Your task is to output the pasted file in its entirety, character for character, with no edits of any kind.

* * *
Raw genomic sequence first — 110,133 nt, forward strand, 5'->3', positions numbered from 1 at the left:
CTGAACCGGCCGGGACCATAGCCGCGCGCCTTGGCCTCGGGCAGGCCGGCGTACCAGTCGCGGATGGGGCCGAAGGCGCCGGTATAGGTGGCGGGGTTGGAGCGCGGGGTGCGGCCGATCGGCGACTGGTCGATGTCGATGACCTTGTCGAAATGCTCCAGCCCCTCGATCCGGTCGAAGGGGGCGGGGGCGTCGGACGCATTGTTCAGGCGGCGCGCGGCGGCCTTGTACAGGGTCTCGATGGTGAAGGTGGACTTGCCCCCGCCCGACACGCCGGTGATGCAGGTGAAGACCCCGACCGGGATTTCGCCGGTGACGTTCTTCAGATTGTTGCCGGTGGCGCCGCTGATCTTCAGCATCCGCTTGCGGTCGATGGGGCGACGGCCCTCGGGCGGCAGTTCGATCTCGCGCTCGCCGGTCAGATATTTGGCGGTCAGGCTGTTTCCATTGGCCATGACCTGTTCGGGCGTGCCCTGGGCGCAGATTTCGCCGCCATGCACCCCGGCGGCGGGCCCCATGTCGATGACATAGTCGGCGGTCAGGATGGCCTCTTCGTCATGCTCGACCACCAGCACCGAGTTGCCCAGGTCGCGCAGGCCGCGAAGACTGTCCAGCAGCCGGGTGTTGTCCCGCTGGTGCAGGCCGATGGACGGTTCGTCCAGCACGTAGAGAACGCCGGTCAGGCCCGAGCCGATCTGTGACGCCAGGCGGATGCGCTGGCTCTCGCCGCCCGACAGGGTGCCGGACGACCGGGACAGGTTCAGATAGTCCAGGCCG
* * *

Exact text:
Raw genomic sequence first — 110,133 nt, forward strand, 5'->3', positions numbered from 1 at the left:
CTGAACCGGCCGGGACCATAGCCGCGCGCCTTGGCCTCGGGCAGGCCGGCGTACCAGTCGCGGATGGGGCCGAAGGCGCCGGTATAGGTGGCGGGGTTGGAGCGCGGGGTGCGGCCGATCGGCGACTGGTCGATGTCGATGACCTTGTCGAAATGCTCCAGCCCCTCGATCCGGTCGAAGGGGGCGGGGGCGTCGGACGCATTGTTCAGGCGGCGCGCGGCGGCCTTGTACAGGGTCTCGATGGTGAAGGTGGACTTGCCCCCGCCCGACACGCCGGTGATGCAGGTGAAGACCCCGACCGGGATTTCGCCGGTGACGTTCTTCAGATTGTTGCCGGTGGCGCCGCTGATCTTCAGCATCCGCTTGCGGTCGATGGGGCGACGGCCCTCGGGCGGCAGTTCGATCTCGCGCTCGCCGGTCAGATATTTGGCGGTCAGGCTGTTTCCATTGGCCATGACCTGTTCGGGCGTGCCCTGGGCGCAGATTTCGCCGCCATGCACCCCGGCGGCGGGCCCCATGTCGATGACATAGTCGGCGGTCAGGATGGCCTCTTCGTCATGCTCGACCACCAGCACCGAGTTGCCCAGGTCGCGCAGGCCGCGAAGACTGTCCAGCAGCCGGGTGTTGTCCCGCTGGTGCAGGCCGATGGACGGTTCGTCCAGCACGTAGAGAACGCCGGTCAGGCCCGAGCCGATCTGTGACGCCAGGCGGATGCGCTGGCTCTCGCCGCCCGACAGGGTGCCGGACGACCGGGACAGGTTCAGATAGTCCAGGCCG